Arts Commons Presents
The +15 Galleries
Location: The +15 Galleries
Dates: February 1st – 29th, 2020
Reception Date: Friday, February 28th 5:30PM- 8:30PM, Artists Learning Centre.
Kwento’t Litrato (Stories and Photographs) is a collaborative photo-documentary project created by members of the migrant community in Alberta. It brings the voices of the marginalized to the center, as we take back the complex narrative of migration through our photography.
This is the culmination of a series of storytelling-oriented photography workshops organized by Migrante in Edmonton and Calgary between May and August 2019. Through these workshops, participants connected as community, learned about arts-based storytelling, and collaborated to weave together our lived experiences, as inter-connected narratives.
Challenge assumptions. Dig deeper. Think critically. Explore the roots of migration. Ask questions. Be with the people, celebrate the victories, and be one in solidarity with the struggles of migrants. We invite you to connect with our Filipino community in Alberta through the lens of these 17 interconnected exhibitions.
Migrante Alberta is a community-based organization of migrants in Alberta. It works to protect and promote the rights and well-being of immigrants, caregivers and other migrant workers in the province. Migrante promotes the rights and dignity against all forms of discrimination, exploitation and abuse in the workplace and in the community. It asserts the right to organize and strengthen the unity between other ethnic migrant and immigrant groups. It also seeks to empower its members for genuine civic participation.
Nwel Saturay, Lead Facilitator
My name is Nwel Saturay, and I was born in the Philippines to a family of activist-artists. I moved to the Netherlands in 2006 as a political refugee, where I studied documentary photography at the Royal Academy of Art in The Hague. After relocating to Calgary in 2018, I began working with Migrante Alberta as a community organer, utilizing photography as a tool for migrants to build connections, share their stories, and collectively make their voices heard.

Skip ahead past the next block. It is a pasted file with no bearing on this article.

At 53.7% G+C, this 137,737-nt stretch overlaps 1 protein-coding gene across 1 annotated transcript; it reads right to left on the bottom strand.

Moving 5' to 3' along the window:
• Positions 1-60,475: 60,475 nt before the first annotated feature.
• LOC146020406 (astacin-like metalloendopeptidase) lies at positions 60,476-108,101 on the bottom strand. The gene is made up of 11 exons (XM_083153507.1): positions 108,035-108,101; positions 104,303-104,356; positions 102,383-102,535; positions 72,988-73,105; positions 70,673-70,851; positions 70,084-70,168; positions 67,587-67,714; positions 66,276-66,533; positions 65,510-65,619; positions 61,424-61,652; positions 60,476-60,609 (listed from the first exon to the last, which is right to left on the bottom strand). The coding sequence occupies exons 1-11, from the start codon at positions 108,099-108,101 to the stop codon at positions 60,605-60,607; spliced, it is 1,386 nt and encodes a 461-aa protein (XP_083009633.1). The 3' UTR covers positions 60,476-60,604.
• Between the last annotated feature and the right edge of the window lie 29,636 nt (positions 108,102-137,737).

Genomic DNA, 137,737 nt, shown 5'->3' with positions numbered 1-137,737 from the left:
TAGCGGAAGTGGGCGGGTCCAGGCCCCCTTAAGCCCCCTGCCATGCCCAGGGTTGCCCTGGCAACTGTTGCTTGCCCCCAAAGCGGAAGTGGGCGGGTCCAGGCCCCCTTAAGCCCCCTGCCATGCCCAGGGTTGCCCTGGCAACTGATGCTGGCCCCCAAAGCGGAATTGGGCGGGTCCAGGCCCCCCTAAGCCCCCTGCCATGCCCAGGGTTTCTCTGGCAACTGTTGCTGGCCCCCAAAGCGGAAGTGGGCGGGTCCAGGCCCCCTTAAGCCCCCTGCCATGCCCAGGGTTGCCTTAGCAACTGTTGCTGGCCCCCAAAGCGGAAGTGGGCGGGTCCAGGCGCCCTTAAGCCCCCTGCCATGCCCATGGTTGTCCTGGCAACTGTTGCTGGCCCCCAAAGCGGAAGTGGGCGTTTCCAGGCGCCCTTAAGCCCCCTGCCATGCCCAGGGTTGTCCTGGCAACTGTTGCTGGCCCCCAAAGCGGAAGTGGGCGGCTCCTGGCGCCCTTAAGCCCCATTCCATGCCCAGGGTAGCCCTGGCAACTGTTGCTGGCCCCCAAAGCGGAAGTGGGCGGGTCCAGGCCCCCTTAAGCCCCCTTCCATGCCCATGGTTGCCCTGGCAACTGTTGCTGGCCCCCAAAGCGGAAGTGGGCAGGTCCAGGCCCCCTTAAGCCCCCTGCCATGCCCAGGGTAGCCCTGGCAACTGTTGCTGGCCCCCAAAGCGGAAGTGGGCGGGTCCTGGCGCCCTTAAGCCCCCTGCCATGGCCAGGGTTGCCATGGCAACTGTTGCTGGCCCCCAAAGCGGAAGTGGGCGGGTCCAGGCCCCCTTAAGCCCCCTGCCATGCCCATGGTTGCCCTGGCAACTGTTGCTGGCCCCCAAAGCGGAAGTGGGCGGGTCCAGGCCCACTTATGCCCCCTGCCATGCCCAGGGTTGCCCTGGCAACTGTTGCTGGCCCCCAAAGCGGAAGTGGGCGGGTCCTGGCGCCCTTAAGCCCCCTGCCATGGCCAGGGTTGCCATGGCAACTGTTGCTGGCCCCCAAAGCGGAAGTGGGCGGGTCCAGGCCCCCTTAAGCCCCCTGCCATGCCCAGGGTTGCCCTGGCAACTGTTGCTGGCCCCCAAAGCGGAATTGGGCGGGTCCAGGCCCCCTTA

Gillian Schmid, Co-Facilitator
Hi there, my name is Gillian, I love stories, and I have loved being able to walk alongside the Kwento’t Litrato artists in sharing their powerful and important stories. It has been my joy to be involved with the Kwento’t Litrato & Migrante community, I am very grateful for the opportunity! I became involved with Kwento’t Litrato for my practicum, as part of my Master of Social Work degree in International and Community Development. Kwento’t Litrato continues to teach me so much about the importance of community, the significance of connecting through art, and the power of sharing our interconnecting stories.
Anabelle Clarin | Filipino-ing Canada
I was born and raised in the Philippines. I went to Dubai, UAE right after I graduated from university to search for a greener pasture in order to support my parents and younger siblings. I spent most of my childhood in the countryside where I developed my love for nature, passion for helping others, and my enjoyment in simple things in life. My exhibit depicts the character of Filipinos. We are fun-loving, friendly, family-oriented and hospitable people. We open our homes and our hearts to friends from other cultural backgrounds, and we honour Canada’s traditions, all the while staying true to our cultural values.
Cynthia Palmaria | Bem’s Spice of Life
My name is Cynthia, I am an organizer of Migrante Alberta, and a faculty member at the University of Alberta. I came to Canada in 1987, after 8 long years of separation from my parents. My parents had moved abroad in search of greener pastures, and found work as caregivers in Quebec, which allowed them to sponsor my sister and I to join them in Montreal. In my exhibit “Bem’s Spice of Life” I would like to tell the story of a family who represents the struggle of newly arrived migrants juggling the issues of settlement, family reunification, and survival.
Anonymous | Surviving the Canadian Dream (In Hiding)
I am an ambitious dreamer, and I work hard to achieve my goals. I came to Canada from the Philippines as a temporary foreign worker, and I now live with precarious status. My family and friends back home believe I am “living the dream” here in Canada, but the reality of my “Canadian dream” is different from what they imagine. Through my exhibit, I want to share my experience of trying to survive my reality of living the Canadian dream - in hiding. I know that I am not alone in this journey, this fight of my life.
Eileen Blanco Castillo | Bahay (Home)